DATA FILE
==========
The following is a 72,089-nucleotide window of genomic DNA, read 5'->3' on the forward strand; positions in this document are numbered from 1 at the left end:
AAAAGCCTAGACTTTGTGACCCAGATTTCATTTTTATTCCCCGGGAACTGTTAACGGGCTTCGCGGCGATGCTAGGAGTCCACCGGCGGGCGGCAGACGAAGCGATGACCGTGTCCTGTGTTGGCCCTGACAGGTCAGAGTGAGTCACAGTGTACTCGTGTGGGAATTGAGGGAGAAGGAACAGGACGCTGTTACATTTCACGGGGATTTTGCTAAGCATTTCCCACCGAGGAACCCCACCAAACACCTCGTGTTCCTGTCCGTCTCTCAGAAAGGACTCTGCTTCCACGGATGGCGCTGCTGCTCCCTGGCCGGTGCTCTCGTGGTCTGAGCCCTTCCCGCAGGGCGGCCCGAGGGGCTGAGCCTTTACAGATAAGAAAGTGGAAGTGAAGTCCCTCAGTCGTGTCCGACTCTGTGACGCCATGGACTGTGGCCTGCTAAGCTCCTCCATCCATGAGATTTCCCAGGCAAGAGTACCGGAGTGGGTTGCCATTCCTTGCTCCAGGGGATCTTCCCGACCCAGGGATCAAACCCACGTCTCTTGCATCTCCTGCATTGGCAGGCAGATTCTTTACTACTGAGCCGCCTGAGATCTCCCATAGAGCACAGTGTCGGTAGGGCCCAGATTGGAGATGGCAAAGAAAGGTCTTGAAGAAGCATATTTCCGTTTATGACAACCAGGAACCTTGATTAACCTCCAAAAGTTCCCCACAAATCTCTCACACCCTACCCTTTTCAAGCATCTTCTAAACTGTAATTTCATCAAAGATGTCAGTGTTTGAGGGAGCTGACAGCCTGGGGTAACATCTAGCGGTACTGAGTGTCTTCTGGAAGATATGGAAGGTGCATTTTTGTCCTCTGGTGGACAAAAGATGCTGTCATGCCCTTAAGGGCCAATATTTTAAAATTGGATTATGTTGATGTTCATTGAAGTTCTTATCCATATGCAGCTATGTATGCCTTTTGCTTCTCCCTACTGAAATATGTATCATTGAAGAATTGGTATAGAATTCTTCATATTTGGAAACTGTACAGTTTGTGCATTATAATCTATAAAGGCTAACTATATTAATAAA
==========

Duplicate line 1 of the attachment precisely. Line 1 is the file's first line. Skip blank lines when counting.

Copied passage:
The following is a 72,089-nucleotide window of genomic DNA, read 5'->3' on the forward strand; positions in this document are numbered from 1 at the left end: